Will the local authority have right of first refusal on your property when you sell it? Peter Hindley shares a lesson he learned the hard way
Don’t get caught out by your local authority’s pre-emptive purchase rights
Back in 2005, I bought a very dilapidated medieval house in the centre of the old quarter of a small town in Gers. We lived in a village nearby and I bought the house primarily for my brother and his wife who had expressed a wish to move to France. The house was in very poor condition, but it suited my brother, who was a builder with experience in restoring ancient buildings. There was also a small two-bedroom house (a former boulangerie) and garden, as part of the property. Sadly, my brother developed a brain tumour and died so he was unable to move to France. The house was therefore once more put up for sale.
All the fun of the fête Meanwhile, we cleaned out the building, which had been used as a builder’s workshop, and carried out some repairs and maintenance. I also did a great deal of research on the house, and its use over the previous 200 years.
The town held a ‘ fête des mille ans’, a festival recreating village life as it would have been 1,000 years earlier. During one of these fêtes, at the request of the commune’s organising committee, we had an ‘open house’. More than 500 people came to visit the historic house, including the maire and councillors. It was rather ironic; here was an Englishman telling French people about their local history!
Finding a buyer We did actually offer to sell the house to the commune but they declined. So we advertised the house on the forerunner to francepropertyshop.com and, after hundreds of enquiries, found a buyer, a young man with a passion for restoring old houses in France. We were delighted to find someone with a real love of old French property. He paid the deposit, and proceeded to sell his house near Limoges to complete the purchase. In order to reduce the cost of the purchase, and fund the restoration work, our buyer opted to buy the main house, but not the attached old house and garden.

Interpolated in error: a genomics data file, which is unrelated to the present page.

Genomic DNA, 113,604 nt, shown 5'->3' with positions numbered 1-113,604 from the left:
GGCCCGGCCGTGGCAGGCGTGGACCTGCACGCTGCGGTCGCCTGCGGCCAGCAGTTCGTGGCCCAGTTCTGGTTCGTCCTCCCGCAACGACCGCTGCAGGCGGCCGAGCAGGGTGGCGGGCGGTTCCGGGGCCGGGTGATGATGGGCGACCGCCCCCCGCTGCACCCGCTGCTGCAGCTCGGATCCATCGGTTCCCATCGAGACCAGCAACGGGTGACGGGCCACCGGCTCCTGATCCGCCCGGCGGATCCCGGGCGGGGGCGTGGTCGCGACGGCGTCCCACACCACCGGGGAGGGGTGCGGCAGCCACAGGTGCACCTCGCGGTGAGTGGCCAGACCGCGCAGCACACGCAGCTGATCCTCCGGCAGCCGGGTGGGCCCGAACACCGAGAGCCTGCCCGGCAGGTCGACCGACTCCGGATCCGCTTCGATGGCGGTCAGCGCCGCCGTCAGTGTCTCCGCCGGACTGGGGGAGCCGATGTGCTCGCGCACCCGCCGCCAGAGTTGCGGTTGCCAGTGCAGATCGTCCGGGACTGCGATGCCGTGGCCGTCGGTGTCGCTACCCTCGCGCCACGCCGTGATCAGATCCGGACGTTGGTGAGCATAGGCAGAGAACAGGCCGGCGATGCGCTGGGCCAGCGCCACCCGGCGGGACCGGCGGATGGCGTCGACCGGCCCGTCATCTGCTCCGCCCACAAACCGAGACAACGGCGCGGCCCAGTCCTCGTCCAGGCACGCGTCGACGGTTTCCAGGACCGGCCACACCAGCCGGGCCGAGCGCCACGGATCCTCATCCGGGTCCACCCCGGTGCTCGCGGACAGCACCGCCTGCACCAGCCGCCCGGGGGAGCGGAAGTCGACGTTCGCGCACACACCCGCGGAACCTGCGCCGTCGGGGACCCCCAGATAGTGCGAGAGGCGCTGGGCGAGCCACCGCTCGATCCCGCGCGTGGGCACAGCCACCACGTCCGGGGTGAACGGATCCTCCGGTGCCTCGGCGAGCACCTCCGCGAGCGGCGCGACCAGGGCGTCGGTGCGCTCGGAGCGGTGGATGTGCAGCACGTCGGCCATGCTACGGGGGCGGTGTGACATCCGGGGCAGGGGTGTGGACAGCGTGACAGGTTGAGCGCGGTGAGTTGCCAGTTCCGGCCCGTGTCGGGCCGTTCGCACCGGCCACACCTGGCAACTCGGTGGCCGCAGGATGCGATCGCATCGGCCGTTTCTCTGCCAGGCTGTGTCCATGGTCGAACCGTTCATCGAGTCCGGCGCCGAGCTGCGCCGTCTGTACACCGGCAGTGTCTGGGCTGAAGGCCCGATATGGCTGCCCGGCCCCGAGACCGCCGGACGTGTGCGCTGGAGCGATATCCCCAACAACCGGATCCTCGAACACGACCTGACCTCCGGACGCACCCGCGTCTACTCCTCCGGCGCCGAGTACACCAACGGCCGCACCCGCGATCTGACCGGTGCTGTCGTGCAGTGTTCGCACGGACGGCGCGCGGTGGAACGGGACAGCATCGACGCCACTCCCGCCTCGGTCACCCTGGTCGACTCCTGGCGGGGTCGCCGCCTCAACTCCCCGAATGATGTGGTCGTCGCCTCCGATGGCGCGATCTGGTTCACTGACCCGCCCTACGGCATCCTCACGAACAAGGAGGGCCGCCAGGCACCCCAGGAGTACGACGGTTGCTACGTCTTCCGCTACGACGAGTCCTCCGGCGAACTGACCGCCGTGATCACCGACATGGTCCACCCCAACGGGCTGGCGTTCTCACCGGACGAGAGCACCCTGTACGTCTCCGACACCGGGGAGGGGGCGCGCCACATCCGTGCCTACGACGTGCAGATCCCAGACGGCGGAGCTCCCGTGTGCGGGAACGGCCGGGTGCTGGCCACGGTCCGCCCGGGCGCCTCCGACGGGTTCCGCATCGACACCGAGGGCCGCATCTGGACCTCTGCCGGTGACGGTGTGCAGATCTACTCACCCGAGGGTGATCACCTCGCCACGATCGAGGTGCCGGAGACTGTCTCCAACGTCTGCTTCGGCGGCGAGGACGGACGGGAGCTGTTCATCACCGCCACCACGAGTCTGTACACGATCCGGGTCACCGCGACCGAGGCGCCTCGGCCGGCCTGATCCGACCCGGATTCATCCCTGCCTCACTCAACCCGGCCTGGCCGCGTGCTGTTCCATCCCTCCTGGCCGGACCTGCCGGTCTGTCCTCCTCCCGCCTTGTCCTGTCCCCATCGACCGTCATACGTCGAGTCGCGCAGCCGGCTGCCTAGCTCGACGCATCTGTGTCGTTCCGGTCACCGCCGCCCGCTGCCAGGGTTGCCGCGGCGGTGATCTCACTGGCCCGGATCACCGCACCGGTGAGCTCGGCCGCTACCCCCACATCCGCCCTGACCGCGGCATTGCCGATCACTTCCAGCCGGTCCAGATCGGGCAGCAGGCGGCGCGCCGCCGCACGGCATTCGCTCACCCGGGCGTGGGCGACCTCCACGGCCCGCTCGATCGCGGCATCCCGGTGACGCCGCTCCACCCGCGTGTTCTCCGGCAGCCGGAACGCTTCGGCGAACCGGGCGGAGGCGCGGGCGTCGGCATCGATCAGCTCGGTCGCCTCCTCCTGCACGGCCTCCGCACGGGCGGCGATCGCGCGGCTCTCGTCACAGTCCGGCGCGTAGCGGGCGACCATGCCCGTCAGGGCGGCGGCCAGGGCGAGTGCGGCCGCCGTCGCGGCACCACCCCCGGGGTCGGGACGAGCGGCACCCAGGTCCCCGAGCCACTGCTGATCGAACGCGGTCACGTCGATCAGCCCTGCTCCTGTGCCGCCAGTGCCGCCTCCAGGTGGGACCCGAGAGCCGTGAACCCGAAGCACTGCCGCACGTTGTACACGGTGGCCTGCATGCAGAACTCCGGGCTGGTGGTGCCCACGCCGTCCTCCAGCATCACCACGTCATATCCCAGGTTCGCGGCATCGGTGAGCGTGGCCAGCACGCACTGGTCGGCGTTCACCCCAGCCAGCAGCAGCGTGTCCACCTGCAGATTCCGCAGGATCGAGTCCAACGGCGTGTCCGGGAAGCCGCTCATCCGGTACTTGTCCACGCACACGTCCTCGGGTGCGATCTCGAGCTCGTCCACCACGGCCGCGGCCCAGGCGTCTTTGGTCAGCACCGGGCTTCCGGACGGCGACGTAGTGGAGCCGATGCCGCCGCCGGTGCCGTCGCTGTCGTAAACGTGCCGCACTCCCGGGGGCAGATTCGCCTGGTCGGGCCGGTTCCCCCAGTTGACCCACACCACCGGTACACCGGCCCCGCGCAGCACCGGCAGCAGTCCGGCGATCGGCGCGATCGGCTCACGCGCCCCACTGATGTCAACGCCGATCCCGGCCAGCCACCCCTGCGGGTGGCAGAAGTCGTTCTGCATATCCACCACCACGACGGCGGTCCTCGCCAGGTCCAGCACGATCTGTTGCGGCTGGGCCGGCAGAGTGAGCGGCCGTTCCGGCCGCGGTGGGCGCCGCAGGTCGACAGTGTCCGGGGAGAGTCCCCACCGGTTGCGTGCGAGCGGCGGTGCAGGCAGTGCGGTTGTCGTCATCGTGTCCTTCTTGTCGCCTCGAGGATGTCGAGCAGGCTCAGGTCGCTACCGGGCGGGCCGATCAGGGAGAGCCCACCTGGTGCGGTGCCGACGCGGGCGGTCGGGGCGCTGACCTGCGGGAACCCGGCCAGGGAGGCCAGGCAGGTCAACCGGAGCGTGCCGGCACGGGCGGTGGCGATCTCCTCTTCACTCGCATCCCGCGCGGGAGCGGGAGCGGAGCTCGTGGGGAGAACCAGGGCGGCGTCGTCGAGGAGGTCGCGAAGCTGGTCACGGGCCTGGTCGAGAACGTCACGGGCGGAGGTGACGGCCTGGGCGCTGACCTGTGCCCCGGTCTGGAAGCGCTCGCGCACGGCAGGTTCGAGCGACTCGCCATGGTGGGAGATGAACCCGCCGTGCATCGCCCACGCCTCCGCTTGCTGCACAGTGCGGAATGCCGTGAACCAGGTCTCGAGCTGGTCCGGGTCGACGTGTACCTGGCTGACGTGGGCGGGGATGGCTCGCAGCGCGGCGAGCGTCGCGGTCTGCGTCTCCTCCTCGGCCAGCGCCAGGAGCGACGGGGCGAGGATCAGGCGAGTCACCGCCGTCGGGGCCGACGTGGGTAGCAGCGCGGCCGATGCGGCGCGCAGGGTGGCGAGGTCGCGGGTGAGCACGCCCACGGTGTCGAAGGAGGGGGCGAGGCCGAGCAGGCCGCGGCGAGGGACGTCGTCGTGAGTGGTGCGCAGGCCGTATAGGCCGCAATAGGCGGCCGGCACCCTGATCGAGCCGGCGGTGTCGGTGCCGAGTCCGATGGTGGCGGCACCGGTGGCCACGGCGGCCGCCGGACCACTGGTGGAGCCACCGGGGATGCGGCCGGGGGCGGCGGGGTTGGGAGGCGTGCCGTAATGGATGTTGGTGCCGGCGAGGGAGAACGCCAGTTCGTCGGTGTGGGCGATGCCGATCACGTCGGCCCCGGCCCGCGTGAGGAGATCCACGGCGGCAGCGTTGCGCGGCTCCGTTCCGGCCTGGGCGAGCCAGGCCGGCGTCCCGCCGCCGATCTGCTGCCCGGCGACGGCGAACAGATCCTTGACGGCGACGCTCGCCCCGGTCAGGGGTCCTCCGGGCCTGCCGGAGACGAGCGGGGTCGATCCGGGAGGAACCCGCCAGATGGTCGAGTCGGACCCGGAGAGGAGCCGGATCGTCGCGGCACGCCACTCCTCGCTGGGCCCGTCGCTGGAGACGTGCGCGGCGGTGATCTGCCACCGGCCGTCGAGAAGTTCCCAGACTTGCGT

When his house sale went through, he transferred the money for the purchase of the house to the notaire. A date was set for the final signing. A week before the signing, our new buyer asked if he could move some of his tools and equipment to the house, pending the signing. We agreed. After all what could go wrong?
A nasty shock The day before the signing, I got a call from the notaire’s office, asking me to go and see him urgently. The commune had decided to step in at the last minute and exercise its droit de préemption (literally, its pre-emptive purchase right). This is a legal power giving a local authority the right of first refusal to buy a property within a defined area and in circumstances in which it is deemed in the broader interests of the community. In other words, the commune had priority and the sale to our buyer could not proceed.
I had to tell our buyer. He was devastated. Grown men don’t usually cry; he did. With no home, and Christmas just around the corner, he had to gather all his tools and possessions and put them in one of our empty barns. He
He then went back to his parents’ house in the UK and never came back. His possessions remained with us, untouched, for three years!
Fighting back I then set about trying to understand what had happened and how this could have occurred. After all I had, in good faith, marketed the house. I felt I had, albeit unintentionally, destroyed this man’s dream. The details on our copy of the acte authentique (deed of sale) from when we purchased the property showed that the droit de préemption had lapsed.